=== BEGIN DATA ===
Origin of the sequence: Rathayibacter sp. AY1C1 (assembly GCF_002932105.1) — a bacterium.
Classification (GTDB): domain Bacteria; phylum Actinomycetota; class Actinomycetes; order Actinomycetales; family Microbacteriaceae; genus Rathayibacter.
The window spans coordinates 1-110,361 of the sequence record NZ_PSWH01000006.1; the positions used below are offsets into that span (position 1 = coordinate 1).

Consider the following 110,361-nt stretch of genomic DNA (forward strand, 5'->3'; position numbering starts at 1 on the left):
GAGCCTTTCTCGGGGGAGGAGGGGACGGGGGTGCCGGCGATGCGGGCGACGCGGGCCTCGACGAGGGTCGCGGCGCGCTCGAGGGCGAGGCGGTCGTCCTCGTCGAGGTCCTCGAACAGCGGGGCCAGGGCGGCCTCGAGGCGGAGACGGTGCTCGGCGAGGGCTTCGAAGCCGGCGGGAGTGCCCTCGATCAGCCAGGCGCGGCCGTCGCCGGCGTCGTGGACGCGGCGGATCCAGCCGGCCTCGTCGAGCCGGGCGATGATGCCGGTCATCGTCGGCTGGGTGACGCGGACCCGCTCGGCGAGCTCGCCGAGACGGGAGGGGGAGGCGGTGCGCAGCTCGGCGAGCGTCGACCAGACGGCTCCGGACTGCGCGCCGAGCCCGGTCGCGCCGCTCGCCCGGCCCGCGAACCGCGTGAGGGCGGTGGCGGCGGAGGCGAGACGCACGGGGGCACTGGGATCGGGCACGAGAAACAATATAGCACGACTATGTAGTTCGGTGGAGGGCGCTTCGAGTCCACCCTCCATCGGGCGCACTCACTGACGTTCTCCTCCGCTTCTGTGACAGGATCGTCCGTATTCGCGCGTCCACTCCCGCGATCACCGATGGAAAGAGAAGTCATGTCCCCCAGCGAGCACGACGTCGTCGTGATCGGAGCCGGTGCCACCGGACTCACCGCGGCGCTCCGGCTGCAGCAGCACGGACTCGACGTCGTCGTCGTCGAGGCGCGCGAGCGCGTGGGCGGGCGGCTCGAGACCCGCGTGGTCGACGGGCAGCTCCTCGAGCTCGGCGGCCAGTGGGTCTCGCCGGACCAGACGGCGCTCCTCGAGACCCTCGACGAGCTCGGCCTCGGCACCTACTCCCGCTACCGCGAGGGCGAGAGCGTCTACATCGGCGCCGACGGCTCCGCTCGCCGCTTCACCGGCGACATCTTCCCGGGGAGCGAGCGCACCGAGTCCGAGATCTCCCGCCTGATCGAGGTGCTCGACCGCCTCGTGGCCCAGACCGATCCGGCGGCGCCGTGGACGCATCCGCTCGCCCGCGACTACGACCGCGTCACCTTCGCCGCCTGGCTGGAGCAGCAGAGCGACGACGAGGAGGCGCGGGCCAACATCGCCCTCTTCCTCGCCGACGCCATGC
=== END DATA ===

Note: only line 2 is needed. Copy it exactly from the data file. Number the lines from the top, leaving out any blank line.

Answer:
Classification (GTDB): domain Bacteria; phylum Actinomycetota; class Actinomycetes; order Actinomycetales; family Microbacteriaceae; genus Rathayibacter.